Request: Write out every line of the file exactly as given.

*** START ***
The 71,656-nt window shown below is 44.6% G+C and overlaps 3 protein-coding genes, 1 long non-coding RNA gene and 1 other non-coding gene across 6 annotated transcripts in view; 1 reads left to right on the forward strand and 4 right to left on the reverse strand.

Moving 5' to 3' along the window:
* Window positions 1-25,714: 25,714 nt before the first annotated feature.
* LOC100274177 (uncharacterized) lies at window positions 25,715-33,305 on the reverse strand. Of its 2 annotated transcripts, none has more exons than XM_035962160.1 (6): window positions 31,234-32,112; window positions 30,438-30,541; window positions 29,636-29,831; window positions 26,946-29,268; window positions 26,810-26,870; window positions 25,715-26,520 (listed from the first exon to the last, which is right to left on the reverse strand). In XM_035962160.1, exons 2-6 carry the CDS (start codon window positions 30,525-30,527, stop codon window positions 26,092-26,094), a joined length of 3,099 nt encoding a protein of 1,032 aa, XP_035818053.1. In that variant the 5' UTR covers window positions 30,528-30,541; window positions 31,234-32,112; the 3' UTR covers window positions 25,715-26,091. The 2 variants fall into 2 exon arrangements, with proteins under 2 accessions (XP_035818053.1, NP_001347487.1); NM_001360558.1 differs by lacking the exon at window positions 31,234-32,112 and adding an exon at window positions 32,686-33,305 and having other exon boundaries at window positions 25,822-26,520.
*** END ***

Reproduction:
The 71,656-nt window shown below is 44.6% G+C and overlaps 3 protein-coding genes, 1 long non-coding RNA gene and 1 other non-coding gene across 6 annotated transcripts in view; 1 reads left to right on the forward strand and 4 right to left on the reverse strand.

Moving 5' to 3' along the window:
* Window positions 1-25,714: 25,714 nt before the first annotated feature.
* LOC100274177 (uncharacterized) lies at window positions 25,715-33,305 on the reverse strand. Of its 2 annotated transcripts, none has more exons than XM_035962160.1 (6): window positions 31,234-32,112; window positions 30,438-30,541; window positions 29,636-29,831; window positions 26,946-29,268; window positions 26,810-26,870; window positions 25,715-26,520 (listed from the first exon to the last, which is right to left on the reverse strand). In XM_035962160.1, exons 2-6 carry the CDS (start codon window positions 30,525-30,527, stop codon window positions 26,092-26,094), a joined length of 3,099 nt encoding a protein of 1,032 aa, XP_035818053.1. In that variant the 5' UTR covers window positions 30,528-30,541; window positions 31,234-32,112; the 3' UTR covers window positions 25,715-26,091. The 2 variants fall into 2 exon arrangements, with proteins under 2 accessions (XP_035818053.1, NP_001347487.1); NM_001360558.1 differs by lacking the exon at window positions 31,234-32,112 and adding an exon at window positions 32,686-33,305 and having other exon boundaries at window positions 25,822-26,520.